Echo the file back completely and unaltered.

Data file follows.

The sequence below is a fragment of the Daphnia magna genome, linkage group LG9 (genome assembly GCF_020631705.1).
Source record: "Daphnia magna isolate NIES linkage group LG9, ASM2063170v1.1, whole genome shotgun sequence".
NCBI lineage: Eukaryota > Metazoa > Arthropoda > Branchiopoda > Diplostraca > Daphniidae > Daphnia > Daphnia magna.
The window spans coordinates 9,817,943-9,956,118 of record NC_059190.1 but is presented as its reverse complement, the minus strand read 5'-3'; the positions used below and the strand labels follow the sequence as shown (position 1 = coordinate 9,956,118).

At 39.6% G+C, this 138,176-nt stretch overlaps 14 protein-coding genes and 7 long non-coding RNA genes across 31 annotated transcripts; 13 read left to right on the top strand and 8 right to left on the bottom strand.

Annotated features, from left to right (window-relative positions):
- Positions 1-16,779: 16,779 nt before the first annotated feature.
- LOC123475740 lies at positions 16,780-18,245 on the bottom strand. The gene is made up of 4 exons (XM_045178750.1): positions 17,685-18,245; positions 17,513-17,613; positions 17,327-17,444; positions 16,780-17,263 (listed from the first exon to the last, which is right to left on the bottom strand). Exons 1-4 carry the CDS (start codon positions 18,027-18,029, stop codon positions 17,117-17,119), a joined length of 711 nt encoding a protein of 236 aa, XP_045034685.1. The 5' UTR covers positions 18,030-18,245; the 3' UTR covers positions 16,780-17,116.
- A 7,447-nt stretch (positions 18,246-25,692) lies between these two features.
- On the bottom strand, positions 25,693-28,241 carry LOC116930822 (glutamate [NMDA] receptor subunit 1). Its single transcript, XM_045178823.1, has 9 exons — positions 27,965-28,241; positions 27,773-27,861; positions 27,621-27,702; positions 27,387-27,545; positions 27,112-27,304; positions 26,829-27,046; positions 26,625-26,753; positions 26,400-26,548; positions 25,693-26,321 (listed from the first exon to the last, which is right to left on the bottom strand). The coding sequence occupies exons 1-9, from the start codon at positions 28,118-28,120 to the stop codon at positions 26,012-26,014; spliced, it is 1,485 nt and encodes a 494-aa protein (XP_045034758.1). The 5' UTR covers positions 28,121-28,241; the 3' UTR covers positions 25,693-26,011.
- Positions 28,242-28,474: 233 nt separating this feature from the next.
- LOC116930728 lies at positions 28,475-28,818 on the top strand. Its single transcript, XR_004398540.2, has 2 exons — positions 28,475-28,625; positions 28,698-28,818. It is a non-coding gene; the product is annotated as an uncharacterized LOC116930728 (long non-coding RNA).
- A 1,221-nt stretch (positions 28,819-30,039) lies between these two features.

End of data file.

The sequence below is a fragment of the Daphnia magna genome, linkage group LG9 (genome assembly GCF_020631705.1).
Source record: "Daphnia magna isolate NIES linkage group LG9, ASM2063170v1.1, whole genome shotgun sequence".
NCBI lineage: Eukaryota > Metazoa > Arthropoda > Branchiopoda > Diplostraca > Daphniidae > Daphnia > Daphnia magna.
The window spans coordinates 9,817,943-9,956,118 of record NC_059190.1 but is presented as its reverse complement, the minus strand read 5'-3'; the positions used below and the strand labels follow the sequence as shown (position 1 = coordinate 9,956,118).

At 39.6% G+C, this 138,176-nt stretch overlaps 14 protein-coding genes and 7 long non-coding RNA genes across 31 annotated transcripts; 13 read left to right on the top strand and 8 right to left on the bottom strand.

Annotated features, from left to right (window-relative positions):
- Positions 1-16,779: 16,779 nt before the first annotated feature.
- LOC123475740 lies at positions 16,780-18,245 on the bottom strand. The gene is made up of 4 exons (XM_045178750.1): positions 17,685-18,245; positions 17,513-17,613; positions 17,327-17,444; positions 16,780-17,263 (listed from the first exon to the last, which is right to left on the bottom strand). Exons 1-4 carry the CDS (start codon positions 18,027-18,029, stop codon positions 17,117-17,119), a joined length of 711 nt encoding a protein of 236 aa, XP_045034685.1. The 5' UTR covers positions 18,030-18,245; the 3' UTR covers positions 16,780-17,116.
- A 7,447-nt stretch (positions 18,246-25,692) lies between these two features.
- On the bottom strand, positions 25,693-28,241 carry LOC116930822 (glutamate [NMDA] receptor subunit 1). Its single transcript, XM_045178823.1, has 9 exons — positions 27,965-28,241; positions 27,773-27,861; positions 27,621-27,702; positions 27,387-27,545; positions 27,112-27,304; positions 26,829-27,046; positions 26,625-26,753; positions 26,400-26,548; positions 25,693-26,321 (listed from the first exon to the last, which is right to left on the bottom strand). The coding sequence occupies exons 1-9, from the start codon at positions 28,118-28,120 to the stop codon at positions 26,012-26,014; spliced, it is 1,485 nt and encodes a 494-aa protein (XP_045034758.1). The 5' UTR covers positions 28,121-28,241; the 3' UTR covers positions 25,693-26,011.
- Positions 28,242-28,474: 233 nt separating this feature from the next.
- LOC116930728 lies at positions 28,475-28,818 on the top strand. Its single transcript, XR_004398540.2, has 2 exons — positions 28,475-28,625; positions 28,698-28,818. It is a non-coding gene; the product is annotated as an uncharacterized LOC116930728 (long non-coding RNA).
- A 1,221-nt stretch (positions 28,819-30,039) lies between these two features.